Fatima: The Blood Spinners is a bizarre trip through a scary, violent, funny, sad, black-and-white future of humanity’s own making. Comics legend Gilbert Hernandez has created a grotesque science fiction tale of addiction run amok and insidious corruption in the hierarchy that is tasked with saving the day.  Gilbert, along with brothers Jaime and Mario, are responsible for the long-running, initially underground, and critically acclaimed series Love and Rockets.  He has also created a myriad of other books on his own, collecting a variety of prestigious awards along the way.  Fatima is my first experience with the family Hernandez in any fashion, and I can see how together, and on solo projects, they attract and maintain a solid fan base.

In the 1940s, the world was introduced to, arguably, the first Asian superhero, The Green Turtle, a masked man with a turtle cape, a haunting shadow, and a mysterious background who was featured in five issues of Blazing Comics. Now, 70 years later, Gene Yang (Boxers & Saints, American Born Chinese) and Sonny Liew (My Faith in Frankie, Sense and Sensibility) have brought new life to the character and delved back into his origins in the The Shadow Hero.

It's here!  The day that you have all been waiting for has arrived!  Today is March 31, 2014, and it is officially Bunsen Burner Day!

One hundred and sixty-three years ago, a starship called Defiant tried to leave Earth’s orbit as a police vehicle desperately pursued it.  The police vessel was taken on board the larger ship as Defiant fell through a wormhole or other space anomaly and launched across space to a strange planet where life had developed despite the lack of a large light giving star.  Three members of Defiant’s marginally volunteer crew opted to leave this new place and return to Earth for rescue aid; however, Angela and Tommy chose to stay behind on this new planet and try to make a life while they wait for help.  The new home is dubbed Eden, and from this one couple, an inbred and primitive society is born. The Family is content to stay near the Circle of Stones created by their Mother, Angela, and wait for Earth until a young man named John Redlantern dares to believe that there could be life beyond the frozen wastes north of their settlement and becomes a catalyst for change in a stagnant world order.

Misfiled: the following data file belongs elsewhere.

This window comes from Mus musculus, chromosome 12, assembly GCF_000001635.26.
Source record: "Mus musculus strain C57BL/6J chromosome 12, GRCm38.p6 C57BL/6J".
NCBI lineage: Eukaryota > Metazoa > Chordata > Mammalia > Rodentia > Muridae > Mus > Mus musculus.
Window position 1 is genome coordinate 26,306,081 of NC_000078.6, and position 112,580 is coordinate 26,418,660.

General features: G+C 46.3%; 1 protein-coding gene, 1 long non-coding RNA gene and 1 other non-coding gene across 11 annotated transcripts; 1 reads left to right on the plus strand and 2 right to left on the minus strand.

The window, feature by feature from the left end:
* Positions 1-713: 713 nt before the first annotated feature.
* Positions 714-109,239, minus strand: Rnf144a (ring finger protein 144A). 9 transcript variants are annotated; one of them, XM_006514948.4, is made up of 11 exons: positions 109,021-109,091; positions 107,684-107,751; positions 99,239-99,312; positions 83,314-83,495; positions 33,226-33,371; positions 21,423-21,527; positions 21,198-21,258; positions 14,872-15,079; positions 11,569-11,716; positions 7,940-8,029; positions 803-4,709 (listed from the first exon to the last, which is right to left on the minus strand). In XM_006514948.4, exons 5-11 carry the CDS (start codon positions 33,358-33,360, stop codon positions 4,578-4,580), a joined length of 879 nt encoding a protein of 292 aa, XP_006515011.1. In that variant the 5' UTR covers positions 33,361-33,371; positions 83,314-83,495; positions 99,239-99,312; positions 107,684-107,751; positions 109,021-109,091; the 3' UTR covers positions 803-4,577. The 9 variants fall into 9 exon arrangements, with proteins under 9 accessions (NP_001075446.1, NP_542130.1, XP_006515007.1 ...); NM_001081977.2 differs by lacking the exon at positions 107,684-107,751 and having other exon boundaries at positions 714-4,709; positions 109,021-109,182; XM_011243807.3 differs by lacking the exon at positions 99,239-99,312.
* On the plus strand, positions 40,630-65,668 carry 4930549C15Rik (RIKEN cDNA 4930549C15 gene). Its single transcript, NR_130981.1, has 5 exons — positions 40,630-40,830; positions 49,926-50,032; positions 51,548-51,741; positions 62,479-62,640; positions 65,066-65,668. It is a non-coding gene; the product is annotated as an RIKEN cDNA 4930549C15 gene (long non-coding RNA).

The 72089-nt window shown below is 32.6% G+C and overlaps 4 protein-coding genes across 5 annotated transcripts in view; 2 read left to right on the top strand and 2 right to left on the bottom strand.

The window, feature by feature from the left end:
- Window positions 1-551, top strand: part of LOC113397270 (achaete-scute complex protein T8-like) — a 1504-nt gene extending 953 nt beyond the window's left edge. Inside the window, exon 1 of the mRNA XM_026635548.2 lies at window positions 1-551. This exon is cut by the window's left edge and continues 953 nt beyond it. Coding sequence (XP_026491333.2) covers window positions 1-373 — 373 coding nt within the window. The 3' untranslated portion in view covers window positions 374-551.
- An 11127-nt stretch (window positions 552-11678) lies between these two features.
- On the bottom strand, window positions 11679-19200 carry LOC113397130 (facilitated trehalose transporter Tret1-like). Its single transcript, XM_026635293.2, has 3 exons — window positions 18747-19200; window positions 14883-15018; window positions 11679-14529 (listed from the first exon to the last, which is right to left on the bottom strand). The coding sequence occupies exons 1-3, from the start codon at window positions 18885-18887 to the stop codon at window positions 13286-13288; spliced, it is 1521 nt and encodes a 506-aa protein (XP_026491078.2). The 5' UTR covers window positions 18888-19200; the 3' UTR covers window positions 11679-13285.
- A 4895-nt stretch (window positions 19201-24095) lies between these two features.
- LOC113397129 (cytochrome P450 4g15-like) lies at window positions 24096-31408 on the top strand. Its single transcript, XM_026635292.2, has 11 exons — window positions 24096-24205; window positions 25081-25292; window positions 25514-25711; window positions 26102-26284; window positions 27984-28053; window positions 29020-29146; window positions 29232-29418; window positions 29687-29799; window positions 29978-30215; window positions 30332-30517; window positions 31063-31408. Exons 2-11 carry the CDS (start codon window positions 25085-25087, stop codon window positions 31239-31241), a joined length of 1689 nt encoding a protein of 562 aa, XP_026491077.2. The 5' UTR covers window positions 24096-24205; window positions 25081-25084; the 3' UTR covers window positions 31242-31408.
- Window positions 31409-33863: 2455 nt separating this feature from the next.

I discovered Rick Remender doing awesome things with the Uncanny Avengers and Captain America with the launch of Marvel Now!, but it turns out Remender has been doing awesome things in comics for quite some time, and I'm talking well before his renowned run on Marvel's Uncanny X-Force. Back in the day, circa 2005-2006, Remender and artist Tony Moore, known for providing the art for numerous books by Robert Kirkman and Remender, including the very beginnings of The Walking Dead, brought into the world a creative callback to the rough-and-tumble pulp days of science fiction with Fear Agent. Filled with over-the-top action, showboating, wisecracks, weird and wild aliens, a hero with a cowboy complex, and a scientist who puts the sexy in science, Fear Agent careens through your imagination, tearing up the furniture and flinging open all the windows, letting its outlandish adventures ransack your rational mind.